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Convent AutobiographyEarly Modern English Nuns in Exile$
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Victoria Van Hyning

Print publication date: 2019

Print ISBN-13: 9780197266571

Published to British Academy Scholarship Online: January 2020

DOI: 10.5871/bacad/9780197266571.001.0001

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PRINTED FROM BRITISH ACADEMY SCHOLARSHIP ONLINE (www.britishacademy.universitypressscholarship.com). (c) Copyright British Academy, 2020. All Rights Reserved. An individual user may print out a PDF of a single chapter of a monograph in BASO for personal use.date: 04 April 2020

‘A pattern how to dye’

‘A pattern how to dye’

Chapter:
(p.37) 1 ‘A pattern how to dye’
Source:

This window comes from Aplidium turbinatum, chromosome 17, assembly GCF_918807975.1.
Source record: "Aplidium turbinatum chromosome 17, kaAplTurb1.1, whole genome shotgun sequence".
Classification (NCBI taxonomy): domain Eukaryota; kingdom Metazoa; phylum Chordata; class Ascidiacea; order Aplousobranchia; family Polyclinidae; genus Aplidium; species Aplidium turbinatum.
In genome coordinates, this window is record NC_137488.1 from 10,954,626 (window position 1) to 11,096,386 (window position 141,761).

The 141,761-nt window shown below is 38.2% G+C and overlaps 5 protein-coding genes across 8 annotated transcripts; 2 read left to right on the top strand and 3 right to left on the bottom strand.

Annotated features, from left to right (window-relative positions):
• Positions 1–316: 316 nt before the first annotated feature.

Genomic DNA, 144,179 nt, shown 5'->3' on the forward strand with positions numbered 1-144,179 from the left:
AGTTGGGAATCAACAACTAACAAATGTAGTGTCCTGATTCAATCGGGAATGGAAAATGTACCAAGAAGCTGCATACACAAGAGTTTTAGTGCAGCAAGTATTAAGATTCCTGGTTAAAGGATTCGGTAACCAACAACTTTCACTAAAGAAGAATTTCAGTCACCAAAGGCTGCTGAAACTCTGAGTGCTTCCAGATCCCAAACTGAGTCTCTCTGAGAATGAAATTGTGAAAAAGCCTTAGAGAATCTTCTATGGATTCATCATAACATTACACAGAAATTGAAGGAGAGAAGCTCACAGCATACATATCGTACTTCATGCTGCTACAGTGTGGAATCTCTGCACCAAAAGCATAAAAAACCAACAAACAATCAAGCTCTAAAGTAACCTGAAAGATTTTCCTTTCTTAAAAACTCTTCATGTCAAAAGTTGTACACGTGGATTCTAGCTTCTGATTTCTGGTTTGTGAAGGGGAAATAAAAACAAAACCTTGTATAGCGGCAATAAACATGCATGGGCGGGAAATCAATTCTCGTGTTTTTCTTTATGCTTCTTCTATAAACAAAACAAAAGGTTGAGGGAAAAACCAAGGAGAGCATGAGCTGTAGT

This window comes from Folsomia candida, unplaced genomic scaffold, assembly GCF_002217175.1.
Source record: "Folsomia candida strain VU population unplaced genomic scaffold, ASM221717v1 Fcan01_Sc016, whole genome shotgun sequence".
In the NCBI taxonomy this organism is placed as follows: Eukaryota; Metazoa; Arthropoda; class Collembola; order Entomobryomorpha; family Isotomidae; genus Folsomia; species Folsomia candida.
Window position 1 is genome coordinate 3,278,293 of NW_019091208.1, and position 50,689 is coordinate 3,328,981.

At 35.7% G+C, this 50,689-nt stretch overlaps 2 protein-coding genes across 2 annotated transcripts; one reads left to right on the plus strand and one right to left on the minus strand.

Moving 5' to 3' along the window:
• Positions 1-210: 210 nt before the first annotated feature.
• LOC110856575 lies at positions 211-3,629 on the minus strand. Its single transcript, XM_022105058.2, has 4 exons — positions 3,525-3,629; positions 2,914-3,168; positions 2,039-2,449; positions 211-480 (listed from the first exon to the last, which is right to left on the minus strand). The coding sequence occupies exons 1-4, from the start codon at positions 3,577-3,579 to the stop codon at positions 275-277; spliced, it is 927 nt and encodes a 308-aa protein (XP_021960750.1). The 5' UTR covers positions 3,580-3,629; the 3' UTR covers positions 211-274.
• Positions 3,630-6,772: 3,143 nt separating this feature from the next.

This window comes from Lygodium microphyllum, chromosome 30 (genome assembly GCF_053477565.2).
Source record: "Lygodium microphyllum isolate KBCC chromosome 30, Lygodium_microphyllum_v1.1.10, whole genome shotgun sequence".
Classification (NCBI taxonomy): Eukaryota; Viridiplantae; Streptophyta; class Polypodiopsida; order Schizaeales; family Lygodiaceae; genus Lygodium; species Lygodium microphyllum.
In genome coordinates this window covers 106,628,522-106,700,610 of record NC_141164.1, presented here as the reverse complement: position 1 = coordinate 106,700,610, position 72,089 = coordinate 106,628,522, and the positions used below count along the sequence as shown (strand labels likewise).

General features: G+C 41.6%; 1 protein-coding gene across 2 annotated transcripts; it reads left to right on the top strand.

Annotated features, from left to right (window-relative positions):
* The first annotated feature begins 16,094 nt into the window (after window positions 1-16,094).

Convent Autobiography
Author(s):

Victoria Van Hyning

Publisher:
British Academy
DOI:10.5871/bacad/9780197266571.003.0002

Medieval and early modern nuns and anchoresses, upon entering their enclosures, became metaphorically ‘dead to the world’ in order to join in a spiritual marriage with Christ that would (hopefully) lead them to heaven. Yet this death or exile rarely marked a complete departure from the world. It is within this context that the loving letters written to her family by Winefrid Thimelby (Prioress of St Monica’s from 1668 to 1690) are examined. This chapter argues that Thimelby was anxious to promote religiosity and right living among her family members in order for them all to unite in heaven. The letters reveal how nuns, even when limited to writing one or two letters per year, could articulate a clear selfhood, a clear convent identity, and a clear sense of familial identity without diminishing any of these identities for the sake of the others. Thimelby’s decades-long engagement with the theme of longing for death—‘that gate of lyfe’, in her words—is crucial to our understanding of the language of love and longing at the heart of her identity.

Keywords:   death, enclosure, letters, love, longing, exile, family, heaven, selfhood, identity

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